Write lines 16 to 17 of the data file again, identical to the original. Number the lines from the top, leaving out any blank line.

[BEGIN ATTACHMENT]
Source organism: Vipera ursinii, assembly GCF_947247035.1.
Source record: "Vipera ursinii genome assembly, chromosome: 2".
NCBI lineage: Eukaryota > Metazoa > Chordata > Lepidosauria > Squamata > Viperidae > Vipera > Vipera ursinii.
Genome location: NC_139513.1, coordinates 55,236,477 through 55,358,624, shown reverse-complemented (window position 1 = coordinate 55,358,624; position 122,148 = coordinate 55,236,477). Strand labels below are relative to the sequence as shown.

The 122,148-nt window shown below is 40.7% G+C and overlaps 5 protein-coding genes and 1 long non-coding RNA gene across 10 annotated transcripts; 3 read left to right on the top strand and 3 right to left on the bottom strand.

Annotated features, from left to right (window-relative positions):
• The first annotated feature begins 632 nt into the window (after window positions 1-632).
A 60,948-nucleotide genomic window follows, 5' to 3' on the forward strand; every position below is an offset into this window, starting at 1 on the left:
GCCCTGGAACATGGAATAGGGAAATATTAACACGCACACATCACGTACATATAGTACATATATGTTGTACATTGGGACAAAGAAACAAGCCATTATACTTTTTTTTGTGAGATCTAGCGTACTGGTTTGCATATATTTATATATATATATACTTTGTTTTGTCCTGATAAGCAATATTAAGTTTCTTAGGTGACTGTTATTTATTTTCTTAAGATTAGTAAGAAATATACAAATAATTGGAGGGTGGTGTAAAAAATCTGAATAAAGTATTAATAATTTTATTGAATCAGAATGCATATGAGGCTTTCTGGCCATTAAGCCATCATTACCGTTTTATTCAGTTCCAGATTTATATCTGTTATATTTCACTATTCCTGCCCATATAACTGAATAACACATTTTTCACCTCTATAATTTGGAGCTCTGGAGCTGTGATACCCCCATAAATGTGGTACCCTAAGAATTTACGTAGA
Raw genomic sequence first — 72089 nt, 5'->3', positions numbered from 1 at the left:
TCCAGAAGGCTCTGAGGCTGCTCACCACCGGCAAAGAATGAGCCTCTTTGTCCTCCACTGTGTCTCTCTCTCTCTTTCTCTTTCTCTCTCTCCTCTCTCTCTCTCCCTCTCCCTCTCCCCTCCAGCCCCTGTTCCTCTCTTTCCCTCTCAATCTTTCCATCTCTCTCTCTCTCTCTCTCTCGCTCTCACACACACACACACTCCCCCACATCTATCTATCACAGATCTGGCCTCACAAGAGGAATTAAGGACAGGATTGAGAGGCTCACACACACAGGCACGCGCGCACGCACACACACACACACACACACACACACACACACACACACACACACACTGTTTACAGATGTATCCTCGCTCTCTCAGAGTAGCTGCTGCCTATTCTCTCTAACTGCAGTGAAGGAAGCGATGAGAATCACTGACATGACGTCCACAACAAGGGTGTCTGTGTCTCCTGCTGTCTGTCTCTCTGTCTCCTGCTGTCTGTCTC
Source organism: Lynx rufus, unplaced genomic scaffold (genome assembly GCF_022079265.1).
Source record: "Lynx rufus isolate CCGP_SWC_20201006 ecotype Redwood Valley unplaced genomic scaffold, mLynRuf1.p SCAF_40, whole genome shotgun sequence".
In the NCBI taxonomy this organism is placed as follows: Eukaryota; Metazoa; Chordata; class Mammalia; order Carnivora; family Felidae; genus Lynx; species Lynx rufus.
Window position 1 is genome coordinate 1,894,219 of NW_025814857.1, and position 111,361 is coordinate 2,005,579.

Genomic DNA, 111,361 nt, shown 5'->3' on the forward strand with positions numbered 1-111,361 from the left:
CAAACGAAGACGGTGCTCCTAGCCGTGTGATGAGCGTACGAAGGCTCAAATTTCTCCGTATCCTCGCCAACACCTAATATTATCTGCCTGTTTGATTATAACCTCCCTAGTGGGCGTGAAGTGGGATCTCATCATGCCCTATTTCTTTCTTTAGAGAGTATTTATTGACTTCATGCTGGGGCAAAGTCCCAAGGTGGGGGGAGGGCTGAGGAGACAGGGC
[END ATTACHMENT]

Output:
Genomic DNA, 111,361 nt, shown 5'->3' on the forward strand with positions numbered 1-111,361 from the left:
CAAACGAAGACGGTGCTCCTAGCCGTGTGATGAGCGTACGAAGGCTCAAATTTCTCCGTATCCTCGCCAACACCTAATATTATCTGCCTGTTTGATTATAACCTCCCTAGTGGGCGTGAAGTGGGATCTCATCATGCCCTATTTCTTTCTTTAGAGAGTATTTATTGACTTCATGCTGGGGCAAAGTCCCAAGGTGGGGGGAGGGCTGAGGAGACAGGGC